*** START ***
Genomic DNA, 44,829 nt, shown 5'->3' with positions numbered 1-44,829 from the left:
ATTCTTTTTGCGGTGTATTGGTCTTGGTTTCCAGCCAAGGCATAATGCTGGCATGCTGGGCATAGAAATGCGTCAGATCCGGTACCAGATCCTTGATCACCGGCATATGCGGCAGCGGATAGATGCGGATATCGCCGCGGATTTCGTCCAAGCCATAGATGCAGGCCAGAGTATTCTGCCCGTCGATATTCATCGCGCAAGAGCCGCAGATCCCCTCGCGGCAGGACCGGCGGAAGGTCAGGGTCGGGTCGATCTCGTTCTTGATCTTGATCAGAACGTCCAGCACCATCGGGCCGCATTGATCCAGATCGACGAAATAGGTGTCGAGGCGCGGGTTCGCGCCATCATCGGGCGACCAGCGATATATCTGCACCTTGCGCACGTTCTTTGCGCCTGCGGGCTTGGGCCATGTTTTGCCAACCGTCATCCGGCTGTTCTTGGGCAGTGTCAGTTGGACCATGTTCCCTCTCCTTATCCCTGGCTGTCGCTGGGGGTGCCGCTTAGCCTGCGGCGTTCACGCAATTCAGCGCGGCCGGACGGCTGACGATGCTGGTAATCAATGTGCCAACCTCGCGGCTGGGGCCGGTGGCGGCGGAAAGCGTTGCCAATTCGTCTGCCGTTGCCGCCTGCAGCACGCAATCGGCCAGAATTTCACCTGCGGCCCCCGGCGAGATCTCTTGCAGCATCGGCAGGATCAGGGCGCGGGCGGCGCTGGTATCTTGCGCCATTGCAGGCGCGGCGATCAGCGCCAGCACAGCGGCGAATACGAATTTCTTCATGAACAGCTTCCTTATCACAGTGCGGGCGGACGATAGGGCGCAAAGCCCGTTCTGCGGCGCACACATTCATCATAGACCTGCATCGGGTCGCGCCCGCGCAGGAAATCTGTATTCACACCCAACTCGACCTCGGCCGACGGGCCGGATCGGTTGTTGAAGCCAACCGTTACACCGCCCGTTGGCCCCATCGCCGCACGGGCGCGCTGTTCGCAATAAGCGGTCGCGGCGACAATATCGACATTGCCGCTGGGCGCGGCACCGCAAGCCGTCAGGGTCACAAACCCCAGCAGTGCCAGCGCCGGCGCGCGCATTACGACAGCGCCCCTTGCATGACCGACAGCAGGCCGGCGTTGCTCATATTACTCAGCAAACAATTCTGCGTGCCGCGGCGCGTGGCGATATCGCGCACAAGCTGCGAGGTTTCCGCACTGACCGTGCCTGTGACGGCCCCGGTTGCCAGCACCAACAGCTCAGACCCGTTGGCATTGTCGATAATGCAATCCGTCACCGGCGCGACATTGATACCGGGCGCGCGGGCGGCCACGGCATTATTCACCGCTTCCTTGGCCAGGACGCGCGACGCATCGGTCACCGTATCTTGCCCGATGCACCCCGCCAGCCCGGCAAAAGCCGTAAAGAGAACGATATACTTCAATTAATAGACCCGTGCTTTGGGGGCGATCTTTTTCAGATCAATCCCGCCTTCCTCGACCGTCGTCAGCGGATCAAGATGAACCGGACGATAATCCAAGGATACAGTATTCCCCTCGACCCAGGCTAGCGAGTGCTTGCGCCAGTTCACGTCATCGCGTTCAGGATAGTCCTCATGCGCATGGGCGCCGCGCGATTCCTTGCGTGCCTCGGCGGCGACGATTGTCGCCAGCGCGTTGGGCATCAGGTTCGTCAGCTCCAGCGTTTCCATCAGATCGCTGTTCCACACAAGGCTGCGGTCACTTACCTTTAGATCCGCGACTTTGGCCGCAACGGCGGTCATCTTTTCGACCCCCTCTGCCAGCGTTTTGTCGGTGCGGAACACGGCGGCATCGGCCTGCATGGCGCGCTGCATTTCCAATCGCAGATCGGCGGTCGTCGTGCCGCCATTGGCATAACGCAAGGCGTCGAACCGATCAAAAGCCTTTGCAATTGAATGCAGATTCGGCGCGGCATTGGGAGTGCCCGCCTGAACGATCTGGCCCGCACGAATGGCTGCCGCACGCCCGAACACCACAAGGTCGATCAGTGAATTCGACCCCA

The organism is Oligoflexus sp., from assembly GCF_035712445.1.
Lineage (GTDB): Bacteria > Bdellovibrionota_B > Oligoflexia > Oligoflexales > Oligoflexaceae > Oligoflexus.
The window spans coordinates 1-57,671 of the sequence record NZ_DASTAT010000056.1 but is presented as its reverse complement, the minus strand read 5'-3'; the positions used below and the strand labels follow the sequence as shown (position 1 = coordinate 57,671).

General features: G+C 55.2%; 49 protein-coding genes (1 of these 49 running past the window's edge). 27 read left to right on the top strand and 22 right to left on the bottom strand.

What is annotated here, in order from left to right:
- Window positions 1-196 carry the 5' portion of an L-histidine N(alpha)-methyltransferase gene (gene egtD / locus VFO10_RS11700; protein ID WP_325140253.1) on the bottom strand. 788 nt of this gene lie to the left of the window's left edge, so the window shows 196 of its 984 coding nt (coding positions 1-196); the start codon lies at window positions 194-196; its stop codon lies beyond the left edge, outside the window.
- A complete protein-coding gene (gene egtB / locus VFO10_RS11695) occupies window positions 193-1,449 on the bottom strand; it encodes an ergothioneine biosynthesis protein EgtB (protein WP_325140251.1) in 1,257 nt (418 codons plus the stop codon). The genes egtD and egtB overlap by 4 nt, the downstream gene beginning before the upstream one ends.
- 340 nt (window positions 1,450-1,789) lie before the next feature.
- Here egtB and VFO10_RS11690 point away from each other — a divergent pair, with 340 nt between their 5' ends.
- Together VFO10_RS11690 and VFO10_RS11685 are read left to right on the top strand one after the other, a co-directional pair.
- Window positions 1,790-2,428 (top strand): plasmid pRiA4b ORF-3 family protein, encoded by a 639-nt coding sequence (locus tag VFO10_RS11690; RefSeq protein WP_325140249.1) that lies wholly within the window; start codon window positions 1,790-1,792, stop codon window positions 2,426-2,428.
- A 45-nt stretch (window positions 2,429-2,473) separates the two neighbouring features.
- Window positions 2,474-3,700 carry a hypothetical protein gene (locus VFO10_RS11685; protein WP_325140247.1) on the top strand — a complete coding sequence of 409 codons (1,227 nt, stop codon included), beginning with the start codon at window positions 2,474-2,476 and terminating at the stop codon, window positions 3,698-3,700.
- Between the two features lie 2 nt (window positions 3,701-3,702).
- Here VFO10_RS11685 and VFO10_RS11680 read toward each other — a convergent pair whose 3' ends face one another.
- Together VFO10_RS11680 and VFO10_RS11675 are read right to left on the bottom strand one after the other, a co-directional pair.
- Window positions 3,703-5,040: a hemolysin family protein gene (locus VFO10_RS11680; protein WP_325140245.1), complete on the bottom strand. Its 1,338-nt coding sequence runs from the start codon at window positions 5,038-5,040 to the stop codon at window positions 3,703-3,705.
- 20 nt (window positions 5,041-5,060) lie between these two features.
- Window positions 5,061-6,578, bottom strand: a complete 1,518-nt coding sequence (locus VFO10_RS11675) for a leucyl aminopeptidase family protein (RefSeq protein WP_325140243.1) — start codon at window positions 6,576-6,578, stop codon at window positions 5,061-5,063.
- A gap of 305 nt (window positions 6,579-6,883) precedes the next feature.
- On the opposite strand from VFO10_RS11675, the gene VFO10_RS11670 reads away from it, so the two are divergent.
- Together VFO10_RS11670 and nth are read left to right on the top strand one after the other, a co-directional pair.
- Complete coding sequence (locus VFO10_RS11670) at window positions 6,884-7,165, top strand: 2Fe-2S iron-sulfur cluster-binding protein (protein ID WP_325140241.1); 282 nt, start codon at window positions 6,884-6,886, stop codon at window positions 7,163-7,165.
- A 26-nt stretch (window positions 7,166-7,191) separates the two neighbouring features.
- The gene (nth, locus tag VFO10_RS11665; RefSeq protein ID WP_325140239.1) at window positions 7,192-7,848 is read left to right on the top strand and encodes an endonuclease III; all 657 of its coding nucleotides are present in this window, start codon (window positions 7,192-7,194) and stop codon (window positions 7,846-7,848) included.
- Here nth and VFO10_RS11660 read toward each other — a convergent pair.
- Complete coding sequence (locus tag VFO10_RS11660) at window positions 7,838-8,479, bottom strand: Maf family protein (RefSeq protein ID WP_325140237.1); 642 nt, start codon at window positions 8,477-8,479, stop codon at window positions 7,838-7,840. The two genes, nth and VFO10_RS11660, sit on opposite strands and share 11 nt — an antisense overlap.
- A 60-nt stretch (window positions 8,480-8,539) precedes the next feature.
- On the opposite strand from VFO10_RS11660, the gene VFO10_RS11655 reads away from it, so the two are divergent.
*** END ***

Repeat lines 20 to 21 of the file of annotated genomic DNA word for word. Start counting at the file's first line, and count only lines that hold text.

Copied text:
- 20 nt (window positions 5,041-5,060) lie between these two features.
- Window positions 5,061-6,578, bottom strand: a complete 1,518-nt coding sequence (locus VFO10_RS11675) for a leucyl aminopeptidase family protein (RefSeq protein WP_325140243.1) — start codon at window positions 6,576-6,578, stop codon at window positions 5,061-5,063.